The Power of Perspectives

The Canadian Bar Association

Yves Faguy

Why traditional firms will want re-regulation of the legal industry

February 20 2017 20 February 2017

 

Last year, Malcolm Mercer wrote about the various regulatory challenges in the U.S. and Canada with respect to innovation in the provision of legal services. He describes how protectionist pressures have put the breaks on any efforts to involve law societies (and the ABA in the U.S.) in facilitating new ways of providing legal services.  Then, casting an eye to the future, Mercer guesses that, ultimately, regulators will be forced to face the music one way or the other:

It seems to me inevitable and proper that new ways of providing legal services will be allowed in unserved and underserved areas. Whether Canadian law societies are up to the challenge of allowing this is unclear. But if they don’t, someone else will.

If encouraging the evolution of the existing practice of law with new forms of capital and expertise is not in the cards, permitting new entrants is the alternative. The question then will be how new entrants should be regulated and by whom.

For traditionalists, it seems to follow that the preferred approach would be the English approach; to allow new entrants in areas not currently well served and not to seek to have the law societies regulate them. In this way, existing legal practises and self-regulation are protected while innovation is encouraged where it is most needed. While ironic, the answer for those who wish to avoid competition from new entrants may be limited de-regulation.

For those who prefer to see traditional legal practices evolve to address unmet legal needs, there is also some value in this approach. New entrants in underserved areas will challenge those now providing services. This competition will cause evolutionary change for the incumbents. However, limiting access to capital and expertise to incumbents will limit the ability of the incumbents to evolve to face new challenges.

Mark A. Cohen has a post up advocating for re-regulation of the legal services industry (in the U.S., but his arguments are no less relevant to the Canadian marketplace).  He takes on the critics, many of who are traditional law firms, but who in his view would benefit from changing the rules on non-lawyer ownership as much as clients would:

An absence of equity—in the true sense of investment in the longer-term success of the enterprise—in law firms has yielded many of the problems that are now nails in the partnership model’s coffin. The list includes: peripatetic partners, firm instability, an inter-generational battle between older partners and younger ones, an acceleration and widening of disaggregation, and an erosion of the law firm franchise brand. These structural issues, coupled with the lack of investment capital and a reluctance to adopt technology and process— are among a growing list of reasons why law firms are losing market share to in-house legal departments and legal service providers. The latter groups are succeeding—at the expense of firms—in part because they attract top talent corporate with structures that offer long and short-term compensation, including equity. This means that lawyers and other legal delivery experts have an alignment with both the short and long terms success of the enterprise. And that promotes—among other things—stability and fosters innovation. It also encourages buyer and seller to adopt a relationship rather than a transactional approach to their interactions.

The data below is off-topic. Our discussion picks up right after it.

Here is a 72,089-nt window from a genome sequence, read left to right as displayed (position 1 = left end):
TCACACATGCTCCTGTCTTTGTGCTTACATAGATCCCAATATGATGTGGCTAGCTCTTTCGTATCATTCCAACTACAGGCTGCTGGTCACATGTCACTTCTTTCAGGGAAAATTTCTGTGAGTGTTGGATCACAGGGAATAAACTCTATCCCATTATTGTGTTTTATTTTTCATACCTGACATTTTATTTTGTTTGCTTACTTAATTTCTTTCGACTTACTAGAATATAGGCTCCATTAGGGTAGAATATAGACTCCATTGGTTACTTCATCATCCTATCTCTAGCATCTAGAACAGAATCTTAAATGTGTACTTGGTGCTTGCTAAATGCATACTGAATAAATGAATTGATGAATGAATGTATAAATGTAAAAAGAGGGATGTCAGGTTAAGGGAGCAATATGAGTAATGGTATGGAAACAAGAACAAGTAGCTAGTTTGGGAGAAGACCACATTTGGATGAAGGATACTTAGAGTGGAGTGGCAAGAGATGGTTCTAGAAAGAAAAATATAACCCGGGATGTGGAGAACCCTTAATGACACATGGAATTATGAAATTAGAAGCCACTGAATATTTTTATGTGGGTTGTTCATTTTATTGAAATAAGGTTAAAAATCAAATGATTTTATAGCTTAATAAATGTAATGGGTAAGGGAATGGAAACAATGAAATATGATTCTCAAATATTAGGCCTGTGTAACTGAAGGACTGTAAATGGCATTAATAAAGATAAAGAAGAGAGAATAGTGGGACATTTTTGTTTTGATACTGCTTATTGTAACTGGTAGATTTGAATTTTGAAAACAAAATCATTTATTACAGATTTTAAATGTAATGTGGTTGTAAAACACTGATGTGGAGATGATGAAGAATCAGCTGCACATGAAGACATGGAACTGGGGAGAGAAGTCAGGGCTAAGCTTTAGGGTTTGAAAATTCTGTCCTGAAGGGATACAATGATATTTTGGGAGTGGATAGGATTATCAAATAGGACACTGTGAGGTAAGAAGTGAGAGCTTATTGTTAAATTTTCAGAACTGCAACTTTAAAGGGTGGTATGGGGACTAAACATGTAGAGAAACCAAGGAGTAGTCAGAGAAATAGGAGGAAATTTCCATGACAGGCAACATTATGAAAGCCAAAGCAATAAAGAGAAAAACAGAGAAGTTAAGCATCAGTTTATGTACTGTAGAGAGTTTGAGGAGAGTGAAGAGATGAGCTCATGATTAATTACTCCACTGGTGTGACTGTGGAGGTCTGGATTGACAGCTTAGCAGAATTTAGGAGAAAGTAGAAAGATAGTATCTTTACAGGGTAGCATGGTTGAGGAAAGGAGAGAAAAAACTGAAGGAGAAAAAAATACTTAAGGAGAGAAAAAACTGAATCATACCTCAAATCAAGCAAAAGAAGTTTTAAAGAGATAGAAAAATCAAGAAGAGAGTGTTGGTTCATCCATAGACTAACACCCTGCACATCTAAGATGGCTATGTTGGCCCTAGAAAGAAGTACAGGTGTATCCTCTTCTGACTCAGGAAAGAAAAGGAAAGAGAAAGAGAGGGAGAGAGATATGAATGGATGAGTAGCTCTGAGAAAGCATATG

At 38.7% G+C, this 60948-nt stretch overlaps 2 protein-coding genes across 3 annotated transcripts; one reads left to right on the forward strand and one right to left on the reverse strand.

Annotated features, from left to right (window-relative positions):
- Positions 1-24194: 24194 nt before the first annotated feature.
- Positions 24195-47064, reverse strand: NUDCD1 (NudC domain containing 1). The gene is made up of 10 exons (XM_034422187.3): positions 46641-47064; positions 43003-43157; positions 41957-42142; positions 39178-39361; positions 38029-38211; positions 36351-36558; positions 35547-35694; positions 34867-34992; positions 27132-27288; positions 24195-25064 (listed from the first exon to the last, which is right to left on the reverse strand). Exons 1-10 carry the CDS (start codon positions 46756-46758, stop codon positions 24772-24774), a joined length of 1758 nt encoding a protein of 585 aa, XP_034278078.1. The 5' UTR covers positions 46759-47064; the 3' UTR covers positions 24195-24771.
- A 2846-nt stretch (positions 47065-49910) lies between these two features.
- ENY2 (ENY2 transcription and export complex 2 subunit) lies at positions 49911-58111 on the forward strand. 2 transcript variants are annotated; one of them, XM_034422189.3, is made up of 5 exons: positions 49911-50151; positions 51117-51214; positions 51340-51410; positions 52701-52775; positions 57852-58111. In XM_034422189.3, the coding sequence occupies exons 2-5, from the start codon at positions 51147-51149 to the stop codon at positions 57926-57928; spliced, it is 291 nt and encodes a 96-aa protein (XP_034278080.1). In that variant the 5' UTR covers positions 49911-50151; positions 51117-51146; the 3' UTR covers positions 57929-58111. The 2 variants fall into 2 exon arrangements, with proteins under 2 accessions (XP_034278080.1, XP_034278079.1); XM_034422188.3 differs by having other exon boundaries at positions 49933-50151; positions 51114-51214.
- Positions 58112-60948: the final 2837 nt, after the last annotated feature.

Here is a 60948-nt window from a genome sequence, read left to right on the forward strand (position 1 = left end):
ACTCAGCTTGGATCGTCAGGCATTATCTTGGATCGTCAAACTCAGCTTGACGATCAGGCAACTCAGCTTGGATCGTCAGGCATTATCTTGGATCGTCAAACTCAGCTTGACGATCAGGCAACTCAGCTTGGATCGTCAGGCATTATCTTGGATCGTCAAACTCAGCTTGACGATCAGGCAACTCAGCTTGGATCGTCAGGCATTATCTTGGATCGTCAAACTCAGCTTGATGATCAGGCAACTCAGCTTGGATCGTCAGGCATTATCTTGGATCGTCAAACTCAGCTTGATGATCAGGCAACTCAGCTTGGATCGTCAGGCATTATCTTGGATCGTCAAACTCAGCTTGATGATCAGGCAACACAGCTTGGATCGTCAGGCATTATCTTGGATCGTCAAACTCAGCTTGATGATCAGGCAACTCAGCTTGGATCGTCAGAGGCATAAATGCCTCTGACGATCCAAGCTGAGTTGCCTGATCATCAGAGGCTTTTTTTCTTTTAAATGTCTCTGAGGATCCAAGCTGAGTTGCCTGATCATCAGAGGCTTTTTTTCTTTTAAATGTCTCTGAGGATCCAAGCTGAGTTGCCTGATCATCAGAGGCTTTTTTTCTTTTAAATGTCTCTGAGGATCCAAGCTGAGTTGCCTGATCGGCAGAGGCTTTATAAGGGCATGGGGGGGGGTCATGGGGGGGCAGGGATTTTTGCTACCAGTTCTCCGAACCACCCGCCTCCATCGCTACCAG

Jordan Furlong sees traditional firms quickly having to accept the reality that re-regulation is necessary to tap into much needed capital:

The growing army of alternative platforms and rival providers, emerging and competing with law firms in the legal market over the next several years, will bring with them financial resources an order of magnitude beyond what lawyer-only equity can provide. The gross revenue of the entire AmLaw 100 in 2015 was $83.1 billion. The Big 4 accounting firms’ revenue alone in 2015 was $123.5 billion. Throw in legal technology providers financed by colossal Silicon Valley venture funds, and the still-distant but inevitable entry into law of corporate giants like Google and Amazon. Law firms, as currently structured and financed, are going to be massively outgunned in the coming market, just as their sole source of capital with which to fund competitive efforts starts dwindling.

And that, among other effects, is what’s going to finally change the legal profession’s rules around non-lawyer ownership of law firms. Today, lawyers and bar groups are doing everything they can to oppose the legalization of non-lawyer law firm ownership. Within ten years’ time, they’ll be the ones leading the effort to authorize it, simply in order to level the playing field and keep lawyers and law firms alive in a marketplace full of richly financed providers. The days when lawyer capital constitutes the sole permissible type of law firm equity are drawing to a close.

 

Photo licensed under Creative Commons by Joe The Goat Farmer

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